05 Sep 2022

The Distillery Washback: Where Scotch Whisky is Born

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Categorized under: Distillery / Whisky

What does a Washback do?

A Washback is a tall cylindrical vessel in which the process of fermentation takes place, and it is usually used in brewing and distilling industries.

A sugary mixture – such as a barley mash in the production of whisky – is poured into the washback. Then yeast is added to trigger the fermentation process, a reaction which happens entirely within the washback.



The Fermentation Process and the Washback

How the washback is used has a significant effect on the eventual flavours of the spirit. The washback is usually filled only two thirds full with wort (the technical name for the grain mash that is about to be fermented).

This is because after the yeast is added, the reaction that turns the mash into alcohol can become quite exciting. Often the mixture, which begins to let off vast amounts of CO2, will bubble and rise, in some cases shaking the entire washback structure!

Washback Features:

Washback size and materials, yeast type, and length of fermentation can all affect the eventual flavours of the spirit. A shorter fermentation time might produce nuttier flavours, whereas a longer time will typically produce fruitier flavours.

Usually, the fermentation will last for around 60 – 100+ hours. Whilst a shorter fermentation time might produce nuttier flavours, a longer time will typically produce fruitier flavours. At The Borders Distillery, we ferment our mash for around 80 hours, before it is moved to the wash still to begin the distillation process, however each distillery will have its own preferences.

The size of the washbacks also differ, although generally they need to be at least big enough to hold thousands of liters of fermented wort. Some washbacks are ginormous – famously during WWII, servicemen from the Scapa Flow naval base used the washbacks at Highland Park as communal baths!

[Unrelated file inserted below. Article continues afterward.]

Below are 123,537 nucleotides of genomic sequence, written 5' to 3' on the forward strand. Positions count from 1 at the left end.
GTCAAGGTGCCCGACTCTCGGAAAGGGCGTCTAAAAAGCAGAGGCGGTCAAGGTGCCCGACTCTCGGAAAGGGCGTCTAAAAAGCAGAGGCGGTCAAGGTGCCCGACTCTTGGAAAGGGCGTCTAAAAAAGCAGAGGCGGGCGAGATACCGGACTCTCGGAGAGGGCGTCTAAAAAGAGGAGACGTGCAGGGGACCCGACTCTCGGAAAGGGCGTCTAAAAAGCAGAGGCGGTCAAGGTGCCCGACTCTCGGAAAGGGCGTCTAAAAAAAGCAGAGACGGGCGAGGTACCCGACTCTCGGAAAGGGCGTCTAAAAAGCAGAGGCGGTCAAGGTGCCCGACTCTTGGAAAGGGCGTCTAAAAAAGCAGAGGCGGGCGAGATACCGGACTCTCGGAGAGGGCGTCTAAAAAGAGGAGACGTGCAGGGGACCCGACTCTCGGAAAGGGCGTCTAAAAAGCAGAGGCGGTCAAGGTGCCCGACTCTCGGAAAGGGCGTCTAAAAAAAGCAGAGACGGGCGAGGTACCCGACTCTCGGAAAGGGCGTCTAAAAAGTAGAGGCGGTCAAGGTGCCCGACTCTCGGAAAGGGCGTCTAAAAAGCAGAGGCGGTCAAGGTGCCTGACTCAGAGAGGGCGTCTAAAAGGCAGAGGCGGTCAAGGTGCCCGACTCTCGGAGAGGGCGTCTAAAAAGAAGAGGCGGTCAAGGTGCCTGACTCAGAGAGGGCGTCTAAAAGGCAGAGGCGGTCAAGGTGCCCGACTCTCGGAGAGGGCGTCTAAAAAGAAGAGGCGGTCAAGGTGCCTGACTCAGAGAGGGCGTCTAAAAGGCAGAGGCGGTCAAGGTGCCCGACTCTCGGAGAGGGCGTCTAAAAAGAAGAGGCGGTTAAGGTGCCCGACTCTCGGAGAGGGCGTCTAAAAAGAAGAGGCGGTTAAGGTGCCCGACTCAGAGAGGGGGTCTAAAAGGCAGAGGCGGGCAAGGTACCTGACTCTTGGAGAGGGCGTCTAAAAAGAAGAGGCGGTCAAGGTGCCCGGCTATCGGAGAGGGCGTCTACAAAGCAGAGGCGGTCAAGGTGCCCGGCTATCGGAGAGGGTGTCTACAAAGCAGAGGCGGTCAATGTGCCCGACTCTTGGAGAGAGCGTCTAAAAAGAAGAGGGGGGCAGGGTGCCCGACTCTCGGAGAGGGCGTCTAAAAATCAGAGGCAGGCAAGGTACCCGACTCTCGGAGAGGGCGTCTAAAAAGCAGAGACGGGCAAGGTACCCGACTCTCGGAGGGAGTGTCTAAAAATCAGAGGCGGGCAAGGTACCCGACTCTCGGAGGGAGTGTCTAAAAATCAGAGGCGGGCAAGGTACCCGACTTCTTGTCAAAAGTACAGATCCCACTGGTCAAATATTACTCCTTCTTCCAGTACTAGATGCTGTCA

What are Washbacks Made of?

Primarily, washbacks should be strong, easy to clean, and easy to repair. The go-to materials are thus: wood, cast iron and stainless steel. One instance did record the Ben Nevis distillery creating their washbacks from concrete, however they were removed thirty years later!


Wood is the traditional material for a washback, usually larch or pine for their long straight form and tight impermeable grain which removes the risk of leaking. Further wood does not conduct heat, a factor that makes keeping the fermenting grain cool much easier.

Cast Iron

Cast Iron washbacks had their moment during the 19th and 20th century, when distilleries began experimenting with materials that would not only be easier to clean than wood, but would also live longer. However, these stills have since been mostly switched out now for stainless steel.

Stainless Steel

Stainless steel washbacks have a number of benefits. First of all, they are easy to clean – they can also be sealed in order to keep out bacteria and pollutants. These washbacks are probably the most common in the distilling world, as their general practicality makes them an attractive option.

washbacks at the borders distillery

Steel Vs Wooden Washbacks: Which is Best?

The question of which material it is better to make washbacks from is difficult to answer, and is often disagreed upon between distilleries.

Whilst most have chosen steel as their material of choice, some have refused to swap out their wood, claiming that the wood retains flavours that contribute to the whisky. Others appreciate the traditional aesthetic that would provides, enjoying the preservation of tradition in an industry tied up in history.

If we are to look at practicality, steel would be the obvious winner. During the process of fermentation, the cleanliness of the washbacks is key in order for the reaction to be successful.


If lactobacillus is present, it raises the acidity in the wort, which prevents the yeast from working as well as it should.

However, some distilleries choose wood particularly due to its properties in storing bacteria. There has been some research that indicates bacteria can impact the flavour development during fermentation in the washbacks, aiding in producing different spirit characteristics.

Wood is not ‘sealed’ like steel is – it is full of holes and cracks where the planks meet. They are usually cleaned with hot water and a powerful detergent, before being steamed for half an hour.

This is usually effective, however there is still a risk of some bacteria remaining. The smooth and flat properties of stainless steel significantly reduces these risks, making them appealing to distillers.

Cooled Washbacks

The most modern of the washbacks, cooled washbacks are closed systems which can be easily monitored and influenced by the distillers.

Book a tour of The Borders Distillery to see our washbacks and the entire whisky-making process.


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